Marx and the Bottle

The Electiongoer

It took Stuart Hughes 72,514 votes to enter the senatorial lists. A State elections law of 1950 guarantees two minor parties a place on the ballot if in the three previous gubernatorial elections their candidates polled one tenth of one per cent of the votes cast. The beneficiaries of this system are Lawrence Gilfedder an intent, wiry worker from the industrial suburb of Watertown, who is running on the Socialist Labor Party ticket, and the Rev. Mark Shaw, a white-haired clergyman from Melrose, who is representing the Prohibition Party.

Like Stuart Hughes, Gilfedder and Shaw are running to raise neglected issues and educate the voters. Unlike Hughes, who sporadically quotes Newsweek on miracles, Gilfedder and Shaw do not even smile about their chances for victory.

Gilfedder campaigns to represent the interests of the working class. An honest candidate, he admits there is presently no working class vote. His job as SLP candidate is to make Massachusetts workers aware of their class identity and of the class struggle. Given a society in which ditch-diggers consider themselves lower middle class and house painters claim status in the professions, Gilfedder will probably not top his 1960 total of 5,735 votes.

The SLP is dogmatically Marxist, but fiercely, and defensively, anti-Russian. The party offers only one plank, "unconditional surrender of capitalism." Unlike the Socialist Party of Norman Thomas ("a petty, bourgois reform party," says Gilfedder) the SLP refuses to compromise with capitalism in the quest for social reform. As a senator, Gilfedder would not vote for social security, unemployment compensation or Medicare. For to the SLP, social welfare is only a means of bolstering the capitalist order.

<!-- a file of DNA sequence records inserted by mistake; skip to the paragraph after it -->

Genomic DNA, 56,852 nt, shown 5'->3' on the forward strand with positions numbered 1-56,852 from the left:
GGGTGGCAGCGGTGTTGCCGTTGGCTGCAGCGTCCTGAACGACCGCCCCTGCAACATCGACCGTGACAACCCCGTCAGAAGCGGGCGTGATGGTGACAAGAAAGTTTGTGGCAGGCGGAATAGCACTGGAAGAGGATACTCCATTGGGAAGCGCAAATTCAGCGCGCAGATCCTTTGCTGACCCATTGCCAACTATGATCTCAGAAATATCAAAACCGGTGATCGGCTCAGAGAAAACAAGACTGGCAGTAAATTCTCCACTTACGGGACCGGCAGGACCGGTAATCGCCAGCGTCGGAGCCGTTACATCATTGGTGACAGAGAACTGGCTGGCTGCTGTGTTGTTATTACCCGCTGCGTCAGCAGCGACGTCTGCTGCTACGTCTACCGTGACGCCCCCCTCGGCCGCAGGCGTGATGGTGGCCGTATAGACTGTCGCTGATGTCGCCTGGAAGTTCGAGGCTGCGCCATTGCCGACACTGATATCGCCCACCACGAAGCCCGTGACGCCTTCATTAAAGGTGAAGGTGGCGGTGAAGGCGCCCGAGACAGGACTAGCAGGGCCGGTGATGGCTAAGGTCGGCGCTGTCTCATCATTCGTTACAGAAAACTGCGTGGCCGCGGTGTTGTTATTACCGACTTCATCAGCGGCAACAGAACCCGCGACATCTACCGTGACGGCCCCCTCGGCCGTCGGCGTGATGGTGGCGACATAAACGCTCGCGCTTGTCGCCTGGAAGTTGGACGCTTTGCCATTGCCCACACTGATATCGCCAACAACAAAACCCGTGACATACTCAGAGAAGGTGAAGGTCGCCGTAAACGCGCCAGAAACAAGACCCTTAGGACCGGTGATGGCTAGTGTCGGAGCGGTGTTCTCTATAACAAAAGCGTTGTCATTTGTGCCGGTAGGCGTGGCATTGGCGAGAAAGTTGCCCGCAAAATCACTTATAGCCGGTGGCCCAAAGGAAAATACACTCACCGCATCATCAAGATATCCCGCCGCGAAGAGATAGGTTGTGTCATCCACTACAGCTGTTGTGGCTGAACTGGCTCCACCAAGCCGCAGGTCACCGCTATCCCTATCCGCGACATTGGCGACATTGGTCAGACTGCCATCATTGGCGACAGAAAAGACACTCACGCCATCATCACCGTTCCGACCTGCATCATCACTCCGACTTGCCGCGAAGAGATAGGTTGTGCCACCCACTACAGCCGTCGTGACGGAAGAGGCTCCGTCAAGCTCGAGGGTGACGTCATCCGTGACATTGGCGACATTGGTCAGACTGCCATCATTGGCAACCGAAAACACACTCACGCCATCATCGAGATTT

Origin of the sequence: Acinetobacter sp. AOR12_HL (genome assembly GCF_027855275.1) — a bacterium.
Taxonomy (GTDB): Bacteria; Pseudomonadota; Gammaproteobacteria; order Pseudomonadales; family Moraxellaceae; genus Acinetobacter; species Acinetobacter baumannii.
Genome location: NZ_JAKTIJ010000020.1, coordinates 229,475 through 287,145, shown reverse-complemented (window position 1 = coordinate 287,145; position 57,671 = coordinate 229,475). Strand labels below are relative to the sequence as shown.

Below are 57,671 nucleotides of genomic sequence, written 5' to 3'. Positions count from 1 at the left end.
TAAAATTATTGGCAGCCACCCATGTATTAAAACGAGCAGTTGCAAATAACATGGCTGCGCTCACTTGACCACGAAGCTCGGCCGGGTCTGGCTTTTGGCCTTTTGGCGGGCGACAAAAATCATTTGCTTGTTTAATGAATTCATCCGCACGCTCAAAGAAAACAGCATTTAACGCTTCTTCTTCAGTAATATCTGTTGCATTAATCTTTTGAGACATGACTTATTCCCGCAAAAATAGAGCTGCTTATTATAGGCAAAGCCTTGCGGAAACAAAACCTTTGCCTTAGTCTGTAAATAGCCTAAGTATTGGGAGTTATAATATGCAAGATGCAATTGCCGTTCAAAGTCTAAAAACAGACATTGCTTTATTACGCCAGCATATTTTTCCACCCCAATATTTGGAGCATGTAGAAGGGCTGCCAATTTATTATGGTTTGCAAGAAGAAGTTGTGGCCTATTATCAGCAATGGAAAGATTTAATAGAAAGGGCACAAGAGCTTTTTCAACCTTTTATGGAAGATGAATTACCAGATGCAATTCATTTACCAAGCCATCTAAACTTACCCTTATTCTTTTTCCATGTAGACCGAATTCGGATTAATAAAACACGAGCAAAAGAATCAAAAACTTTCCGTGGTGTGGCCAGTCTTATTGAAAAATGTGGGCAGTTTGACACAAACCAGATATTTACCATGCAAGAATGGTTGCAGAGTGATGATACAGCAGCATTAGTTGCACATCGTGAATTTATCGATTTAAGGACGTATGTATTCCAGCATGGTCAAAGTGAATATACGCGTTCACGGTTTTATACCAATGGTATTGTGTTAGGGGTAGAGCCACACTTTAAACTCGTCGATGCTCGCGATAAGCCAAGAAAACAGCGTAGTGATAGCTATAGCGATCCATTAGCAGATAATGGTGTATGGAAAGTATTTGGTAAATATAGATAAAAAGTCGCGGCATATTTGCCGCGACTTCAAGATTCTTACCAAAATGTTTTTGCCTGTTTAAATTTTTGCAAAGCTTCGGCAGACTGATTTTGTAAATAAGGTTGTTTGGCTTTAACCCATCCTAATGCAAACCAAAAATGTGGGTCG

To the SLP candidate the Democratic and Republican opponents are mere tools of the exploiting class. Since Marx never worried about political inexperience in Massachusetts, the problem is irrelevant to the SLP. Hughes, while not an implement of the Kennedy-Lodge variety, is termed a "dreamer with fatuous hopes" as well as a phony socialist. Gilfedder sees no threat from the independent. "Hughes will take the liberal vote from Kennedy, but the liberal vote is not one we get or seek."

If Gilfedder proceeds unswervingly down the Marxist SLP path, his prohibitionist opponent is a liberal who just cannot walk the straight conservative line of his party. The Prohibition Party platform is rather a parody of classic midwestern conservatism. The platform advocates a free market farm economy, states rights and racial equality, anti-trust laws covering labor and complete laissez-faire. It opposes, among other things, the legalized trade in alcoholic beverages. Shaw is anxious for a second prohibition but feels that "law is only ten per cent of the answer."

Shaw is linked to a past in which social protest really did focus on prohibition. He admits that public interest has since turned from banning bottles to banning bombs, so he presents a liberal program for peace. He styles himself a Stuart Hughes liberal and proposes abandonment of Guantanamo, cessation of military foreign aid, and U.S. disarmament initiatives beyond the Hughes proposals. Domestically, he combines a clergyman's humanitarianism with his liberal faith and crusades for civil liberties and equal rights.

Shaw got about 2,000 votes for senator in 1960. He recognizes that Hughes may capture some protest votes which normally fall to him. Shaw does not seem particularly worried. Neither should the Harvard Pro.